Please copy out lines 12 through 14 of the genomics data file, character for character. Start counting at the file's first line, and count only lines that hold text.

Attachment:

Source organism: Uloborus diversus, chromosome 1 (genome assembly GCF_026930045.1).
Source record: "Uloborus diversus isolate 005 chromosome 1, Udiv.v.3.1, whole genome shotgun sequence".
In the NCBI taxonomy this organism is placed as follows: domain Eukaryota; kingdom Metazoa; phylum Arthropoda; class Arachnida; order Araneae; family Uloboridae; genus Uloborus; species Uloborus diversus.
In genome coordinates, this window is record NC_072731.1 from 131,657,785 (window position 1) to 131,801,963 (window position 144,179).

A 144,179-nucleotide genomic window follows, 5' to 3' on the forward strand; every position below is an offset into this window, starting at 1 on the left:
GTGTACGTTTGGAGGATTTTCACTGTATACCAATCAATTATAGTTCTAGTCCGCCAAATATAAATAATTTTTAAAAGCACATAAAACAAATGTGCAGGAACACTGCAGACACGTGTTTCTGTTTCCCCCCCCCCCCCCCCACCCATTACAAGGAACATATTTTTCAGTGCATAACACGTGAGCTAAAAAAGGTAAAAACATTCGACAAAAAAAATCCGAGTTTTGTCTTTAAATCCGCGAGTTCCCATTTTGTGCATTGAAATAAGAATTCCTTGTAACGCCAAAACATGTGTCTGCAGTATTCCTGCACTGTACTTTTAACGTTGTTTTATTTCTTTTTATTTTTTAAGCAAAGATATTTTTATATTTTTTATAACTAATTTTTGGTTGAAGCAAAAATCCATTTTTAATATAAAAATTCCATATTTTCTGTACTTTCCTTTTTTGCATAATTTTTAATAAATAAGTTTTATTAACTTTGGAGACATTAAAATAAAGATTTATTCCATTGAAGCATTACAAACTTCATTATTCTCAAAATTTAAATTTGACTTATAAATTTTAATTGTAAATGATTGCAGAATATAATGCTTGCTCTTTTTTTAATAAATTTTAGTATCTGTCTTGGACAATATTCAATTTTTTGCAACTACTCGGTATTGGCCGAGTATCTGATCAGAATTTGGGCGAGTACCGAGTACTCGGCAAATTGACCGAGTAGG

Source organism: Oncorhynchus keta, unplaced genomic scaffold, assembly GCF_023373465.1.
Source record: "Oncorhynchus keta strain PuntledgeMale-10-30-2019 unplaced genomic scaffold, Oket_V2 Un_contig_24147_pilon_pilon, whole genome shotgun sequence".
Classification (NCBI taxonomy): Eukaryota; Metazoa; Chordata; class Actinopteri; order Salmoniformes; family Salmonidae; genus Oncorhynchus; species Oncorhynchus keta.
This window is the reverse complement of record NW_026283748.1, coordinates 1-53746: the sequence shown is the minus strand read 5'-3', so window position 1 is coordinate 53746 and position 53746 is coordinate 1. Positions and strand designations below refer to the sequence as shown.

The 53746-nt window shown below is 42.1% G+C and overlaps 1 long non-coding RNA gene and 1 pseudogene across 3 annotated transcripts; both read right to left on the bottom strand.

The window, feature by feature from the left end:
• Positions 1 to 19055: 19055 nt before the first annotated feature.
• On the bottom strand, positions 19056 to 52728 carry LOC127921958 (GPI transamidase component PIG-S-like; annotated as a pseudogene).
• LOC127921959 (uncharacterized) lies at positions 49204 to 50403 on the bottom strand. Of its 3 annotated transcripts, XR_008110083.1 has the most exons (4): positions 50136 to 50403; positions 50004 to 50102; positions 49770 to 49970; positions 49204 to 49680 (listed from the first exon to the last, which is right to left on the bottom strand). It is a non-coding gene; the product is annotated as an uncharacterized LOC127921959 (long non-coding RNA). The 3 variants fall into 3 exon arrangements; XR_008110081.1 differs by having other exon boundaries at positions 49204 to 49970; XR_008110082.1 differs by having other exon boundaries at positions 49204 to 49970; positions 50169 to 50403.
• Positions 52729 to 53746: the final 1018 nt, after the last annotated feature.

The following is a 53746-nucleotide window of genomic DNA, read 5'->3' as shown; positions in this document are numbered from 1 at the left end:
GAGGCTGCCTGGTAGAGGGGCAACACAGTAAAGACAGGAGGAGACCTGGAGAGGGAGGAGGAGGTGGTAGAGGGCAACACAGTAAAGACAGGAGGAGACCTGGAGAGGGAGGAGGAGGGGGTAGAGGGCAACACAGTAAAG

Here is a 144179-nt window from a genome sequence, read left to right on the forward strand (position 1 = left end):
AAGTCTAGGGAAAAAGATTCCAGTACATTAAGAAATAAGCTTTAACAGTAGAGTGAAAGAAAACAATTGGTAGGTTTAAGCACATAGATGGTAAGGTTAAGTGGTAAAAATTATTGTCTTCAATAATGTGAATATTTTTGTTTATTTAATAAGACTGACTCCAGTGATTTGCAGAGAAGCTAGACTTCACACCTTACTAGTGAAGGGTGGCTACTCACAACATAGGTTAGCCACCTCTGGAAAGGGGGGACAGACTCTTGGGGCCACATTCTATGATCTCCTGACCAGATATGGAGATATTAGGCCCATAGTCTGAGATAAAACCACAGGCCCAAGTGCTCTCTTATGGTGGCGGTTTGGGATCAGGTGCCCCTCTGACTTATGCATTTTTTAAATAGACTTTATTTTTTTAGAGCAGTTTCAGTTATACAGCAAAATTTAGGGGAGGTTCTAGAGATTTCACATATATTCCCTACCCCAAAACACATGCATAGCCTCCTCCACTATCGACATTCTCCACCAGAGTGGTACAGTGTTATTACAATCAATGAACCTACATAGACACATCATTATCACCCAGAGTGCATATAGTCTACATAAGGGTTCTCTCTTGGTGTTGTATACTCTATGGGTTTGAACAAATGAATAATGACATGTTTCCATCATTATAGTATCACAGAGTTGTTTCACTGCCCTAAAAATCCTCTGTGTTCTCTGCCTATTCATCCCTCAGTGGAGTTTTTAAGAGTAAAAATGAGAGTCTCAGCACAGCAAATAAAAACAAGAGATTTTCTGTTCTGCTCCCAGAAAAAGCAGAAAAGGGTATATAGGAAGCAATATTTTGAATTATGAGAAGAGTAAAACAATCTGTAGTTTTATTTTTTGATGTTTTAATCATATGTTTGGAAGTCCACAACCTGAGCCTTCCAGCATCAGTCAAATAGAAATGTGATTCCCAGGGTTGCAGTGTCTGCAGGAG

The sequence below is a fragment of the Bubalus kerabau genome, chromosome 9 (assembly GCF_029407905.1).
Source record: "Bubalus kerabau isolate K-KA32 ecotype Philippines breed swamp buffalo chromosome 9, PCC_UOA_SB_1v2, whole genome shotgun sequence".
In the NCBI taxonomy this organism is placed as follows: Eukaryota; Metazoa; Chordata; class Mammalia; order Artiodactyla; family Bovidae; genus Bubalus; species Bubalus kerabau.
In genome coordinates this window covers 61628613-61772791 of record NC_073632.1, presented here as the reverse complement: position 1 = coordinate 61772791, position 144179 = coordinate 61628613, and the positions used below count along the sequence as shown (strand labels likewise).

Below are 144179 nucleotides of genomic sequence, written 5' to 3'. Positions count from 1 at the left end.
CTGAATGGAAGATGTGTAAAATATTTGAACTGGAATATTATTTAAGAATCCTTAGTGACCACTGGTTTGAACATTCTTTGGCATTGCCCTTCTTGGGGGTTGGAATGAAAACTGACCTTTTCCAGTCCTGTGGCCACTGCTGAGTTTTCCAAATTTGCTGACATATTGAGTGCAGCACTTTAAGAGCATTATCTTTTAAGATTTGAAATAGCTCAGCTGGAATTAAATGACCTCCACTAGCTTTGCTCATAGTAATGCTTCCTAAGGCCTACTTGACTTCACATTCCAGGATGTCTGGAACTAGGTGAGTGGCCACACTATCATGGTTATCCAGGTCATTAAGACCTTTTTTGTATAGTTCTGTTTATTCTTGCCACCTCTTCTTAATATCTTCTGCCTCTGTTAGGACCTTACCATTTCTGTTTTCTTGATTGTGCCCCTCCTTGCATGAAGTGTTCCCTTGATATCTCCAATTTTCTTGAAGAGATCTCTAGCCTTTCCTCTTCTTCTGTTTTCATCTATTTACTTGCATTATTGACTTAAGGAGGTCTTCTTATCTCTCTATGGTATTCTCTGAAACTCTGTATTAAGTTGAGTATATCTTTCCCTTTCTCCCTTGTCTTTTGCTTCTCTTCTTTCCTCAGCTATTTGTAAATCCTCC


The window, feature by feature from the left end:
• Positions 1 to 19055: 19055 nt before the first annotated feature.
• On the bottom strand, positions 19056 to 52728 carry LOC127921958 (GPI transamidase component PIG-S-like; annotated as a pseudogene).